3 reasons why the industry needs to prepare for RA and VR

There is enormous potential to apply extended reality (XR) technologies, i.e. virtual reality (VR) and augmented reality (RA) to health. From self-care and wellness to treatment and even surgical procedures, XR is already helping to improve many aspects of health. Sure, it’s early days, but the transformation is underway. And that means the healthcare industry needs to be prepared.

Here are three reasons why the healthcare industry should adopt XR technologies.

1. XR can improve well-being

The positive effects of mindfulness and meditation on overall health and well-being are well documented. As such, a large number of meditation applications have emerged to help people meditate and de-stress, often through relaxing sounds and guided instructions. Now, some of these solutions incorporate virtual reality to make guided meditations more immersive.

VR guided meditation is one of these applications. It includes more than 100 meditations already prepared in beautiful virtual environments, such as a beach, a secluded forest and even the top of a mountain. Meanwhile, gentle audio instructions guide you through various breathing exercises. If you’ve struggled with meditation because you can’t tune in to the real world, putting on a virtual reality headset and using a virtual reality meditation app could literally help you block everything around you. I can certainly see the benefits of this.

2. XR can help you visualize medical data more effectively

Let us now turn to an example of RA. Because it superimposes digital images and information on real-world vision, RA is ideal for visualizing medical information, such as superimposing anatomical data on the patient in real life. This can help clinicians perform procedures more quickly and accurately.

A simple example comes from AccuVein, the world leader in vein visualization. Here a vein map is coated on the surface of the patient’s skin to help healthcare professionals find the veins more easily (to start IVs and draw blood). The technology is primarily used to help doctors find veins that otherwise could not be seen or felt, and evidence shows that visualization of the veins dramatically improves the ability of physicians to find these veins difficult in the first attempt, up to 98% in pediatric cases. and 96 percent with adult patients.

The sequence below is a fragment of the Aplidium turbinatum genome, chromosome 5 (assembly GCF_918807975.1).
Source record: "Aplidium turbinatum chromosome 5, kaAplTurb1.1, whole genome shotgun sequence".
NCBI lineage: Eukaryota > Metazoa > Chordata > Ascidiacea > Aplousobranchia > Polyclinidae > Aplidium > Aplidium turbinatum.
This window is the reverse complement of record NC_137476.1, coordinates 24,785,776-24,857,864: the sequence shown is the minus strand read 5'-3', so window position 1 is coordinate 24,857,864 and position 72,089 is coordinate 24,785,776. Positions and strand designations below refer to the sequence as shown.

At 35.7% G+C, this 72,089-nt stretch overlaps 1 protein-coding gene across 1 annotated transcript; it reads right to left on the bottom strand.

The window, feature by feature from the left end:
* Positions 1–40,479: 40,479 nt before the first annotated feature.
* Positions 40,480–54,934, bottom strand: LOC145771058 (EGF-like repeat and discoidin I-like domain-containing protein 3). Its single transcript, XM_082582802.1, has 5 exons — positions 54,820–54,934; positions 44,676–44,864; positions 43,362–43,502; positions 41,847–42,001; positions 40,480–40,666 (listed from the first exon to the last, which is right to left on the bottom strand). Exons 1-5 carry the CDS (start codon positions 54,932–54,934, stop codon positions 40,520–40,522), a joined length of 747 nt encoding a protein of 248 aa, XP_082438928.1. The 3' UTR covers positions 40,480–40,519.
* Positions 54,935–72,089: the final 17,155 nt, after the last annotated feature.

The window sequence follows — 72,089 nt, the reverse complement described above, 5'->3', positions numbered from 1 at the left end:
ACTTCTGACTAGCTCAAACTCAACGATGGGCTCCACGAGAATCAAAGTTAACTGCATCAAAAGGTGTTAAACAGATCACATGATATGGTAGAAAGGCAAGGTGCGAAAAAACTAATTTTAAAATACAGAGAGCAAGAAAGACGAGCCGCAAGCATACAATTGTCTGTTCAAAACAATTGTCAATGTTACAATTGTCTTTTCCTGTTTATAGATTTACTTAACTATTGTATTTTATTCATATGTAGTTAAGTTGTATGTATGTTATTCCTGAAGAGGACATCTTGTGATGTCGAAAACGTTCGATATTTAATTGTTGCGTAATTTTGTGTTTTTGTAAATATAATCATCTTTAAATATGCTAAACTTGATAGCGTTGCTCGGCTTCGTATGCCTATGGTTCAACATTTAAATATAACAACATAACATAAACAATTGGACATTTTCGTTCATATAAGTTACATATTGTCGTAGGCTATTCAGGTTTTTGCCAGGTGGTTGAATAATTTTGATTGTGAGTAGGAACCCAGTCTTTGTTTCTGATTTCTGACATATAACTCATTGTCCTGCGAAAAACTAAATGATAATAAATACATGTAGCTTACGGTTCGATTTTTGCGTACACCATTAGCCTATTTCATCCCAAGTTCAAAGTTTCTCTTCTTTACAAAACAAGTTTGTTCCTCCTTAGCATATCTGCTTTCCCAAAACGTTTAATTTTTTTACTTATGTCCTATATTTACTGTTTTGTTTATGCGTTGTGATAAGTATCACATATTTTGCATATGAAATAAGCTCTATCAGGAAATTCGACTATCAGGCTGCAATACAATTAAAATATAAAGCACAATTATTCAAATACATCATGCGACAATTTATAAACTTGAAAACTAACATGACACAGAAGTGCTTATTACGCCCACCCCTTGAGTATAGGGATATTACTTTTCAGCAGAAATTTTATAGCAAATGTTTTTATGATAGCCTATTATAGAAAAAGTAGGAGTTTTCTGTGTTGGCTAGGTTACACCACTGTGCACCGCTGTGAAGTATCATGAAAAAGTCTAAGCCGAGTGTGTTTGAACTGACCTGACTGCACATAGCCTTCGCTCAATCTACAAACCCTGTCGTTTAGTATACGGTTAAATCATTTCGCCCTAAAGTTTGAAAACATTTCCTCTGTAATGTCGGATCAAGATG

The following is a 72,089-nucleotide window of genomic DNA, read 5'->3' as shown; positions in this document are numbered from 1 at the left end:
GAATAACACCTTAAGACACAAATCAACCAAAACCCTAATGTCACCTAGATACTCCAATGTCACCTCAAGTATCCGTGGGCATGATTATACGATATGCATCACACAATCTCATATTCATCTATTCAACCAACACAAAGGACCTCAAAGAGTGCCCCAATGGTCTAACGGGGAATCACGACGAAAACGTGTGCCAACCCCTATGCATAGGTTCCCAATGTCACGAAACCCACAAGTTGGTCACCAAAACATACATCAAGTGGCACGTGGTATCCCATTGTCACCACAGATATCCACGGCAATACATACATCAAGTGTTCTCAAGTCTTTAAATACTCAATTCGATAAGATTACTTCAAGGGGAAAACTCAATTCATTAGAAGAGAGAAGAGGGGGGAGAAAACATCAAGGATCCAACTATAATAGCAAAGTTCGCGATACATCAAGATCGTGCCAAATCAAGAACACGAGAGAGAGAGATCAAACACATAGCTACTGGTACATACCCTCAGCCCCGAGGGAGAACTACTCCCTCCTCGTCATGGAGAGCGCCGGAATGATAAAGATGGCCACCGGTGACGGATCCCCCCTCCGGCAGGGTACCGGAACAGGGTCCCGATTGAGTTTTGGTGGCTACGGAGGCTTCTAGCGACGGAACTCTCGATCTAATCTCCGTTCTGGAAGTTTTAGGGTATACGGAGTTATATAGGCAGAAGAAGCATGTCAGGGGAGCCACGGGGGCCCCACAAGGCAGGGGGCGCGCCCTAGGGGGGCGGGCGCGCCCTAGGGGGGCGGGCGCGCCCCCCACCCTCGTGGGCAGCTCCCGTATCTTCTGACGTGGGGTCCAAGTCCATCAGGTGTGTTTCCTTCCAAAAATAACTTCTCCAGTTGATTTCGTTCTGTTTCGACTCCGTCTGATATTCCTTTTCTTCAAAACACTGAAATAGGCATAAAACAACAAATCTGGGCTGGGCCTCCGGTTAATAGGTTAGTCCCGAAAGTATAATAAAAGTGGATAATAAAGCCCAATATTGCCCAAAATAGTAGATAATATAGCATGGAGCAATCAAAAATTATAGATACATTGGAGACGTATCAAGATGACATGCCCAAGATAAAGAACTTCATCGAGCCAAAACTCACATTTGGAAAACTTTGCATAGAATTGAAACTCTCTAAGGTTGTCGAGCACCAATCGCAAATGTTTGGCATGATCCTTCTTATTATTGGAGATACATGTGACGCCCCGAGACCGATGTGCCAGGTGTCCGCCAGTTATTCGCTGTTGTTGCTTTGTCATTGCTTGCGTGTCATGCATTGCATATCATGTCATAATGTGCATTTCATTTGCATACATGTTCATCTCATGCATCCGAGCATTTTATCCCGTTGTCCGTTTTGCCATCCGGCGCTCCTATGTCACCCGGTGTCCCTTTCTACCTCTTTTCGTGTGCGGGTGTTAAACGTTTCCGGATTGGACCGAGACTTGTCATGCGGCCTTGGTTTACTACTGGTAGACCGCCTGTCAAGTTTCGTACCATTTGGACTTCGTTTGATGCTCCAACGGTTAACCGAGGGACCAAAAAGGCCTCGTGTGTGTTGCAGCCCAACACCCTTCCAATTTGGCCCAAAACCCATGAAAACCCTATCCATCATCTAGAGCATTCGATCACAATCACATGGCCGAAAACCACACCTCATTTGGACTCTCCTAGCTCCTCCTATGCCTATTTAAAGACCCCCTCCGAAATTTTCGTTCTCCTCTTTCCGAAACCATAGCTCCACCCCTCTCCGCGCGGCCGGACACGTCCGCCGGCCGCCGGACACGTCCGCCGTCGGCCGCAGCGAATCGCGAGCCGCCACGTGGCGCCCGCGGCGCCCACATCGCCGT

3. XR can improve therapeutic treatments and even surgeries

Meanwhile, RV is proving to have serious therapeutic ribs. Among other things, it can be used to immerse patients in simulated relaxing environments, which can help calm them before (or even during) treatment, reduce pain, and generally improve the experience of being in a hospital or clinical setting.

In one example, a Brazilian team used the RV to help children overcome their fear of vaccines. The project, called the VR Vaccine, involved children watching (via a VR headset) an animated adventure story, while a nurse (who can see the story unfold on a separate screen) synchronizes the action of clean the skin and administer the injection with the story. . The team’s research showed that most children feared the needle instead of the pain they might feel, so the virtual reality approach was designed to block and distract from the needle. The project, created by Brazilian pharmacy chain Hermes Pardini, was so successful, since then the company has installed VR headsets in all its pharmacies to help its vaccination campaigns.

But virtual reality is not just for kids. For adult patients with regional anesthesia (i.e., they are not “subjected” to the procedure), RV has been shown to help patients stay calm and relaxed during surgery. At St George’s Hospital in London, patients undergoing procedures under regional anesthesia had the option of wearing virtual reality headsets before and during their operation, which immersed them in soothing virtual landscapes. This proved incredibly effective; a staggering 100% of participants said wearing headphones improved their overall hospital experience, 94% said they felt more relaxed and 80% reported feeling less pain. Patients reported feeling so immersed in the experience; they were not even aware of being in the operating room.

I hope these examples show how XR can help improve health. In addition to improving patient outcomes, RV and RA can improve accessibility to health and wellness services. With a growing population and people generally living longer, health services around the world are under increasing pressure (and this without the impact of COVID-19). Our health systems already have problems. Waiting times can be long, access to certain services (such as mental health services) can be limited, and depending on where you are in the world, medical treatment can be hugely expensive. We urgently need more technology adoption in healthcare to alleviate these pressures, and I think XR has a key role to play.

Read more about the technologies of extended reality in my new book, Augmented reality in practice: more than 100 amazing ways of virtual, augmented and mixed reality change business and society. It is full of real-world examples from healthcare and many other industries.

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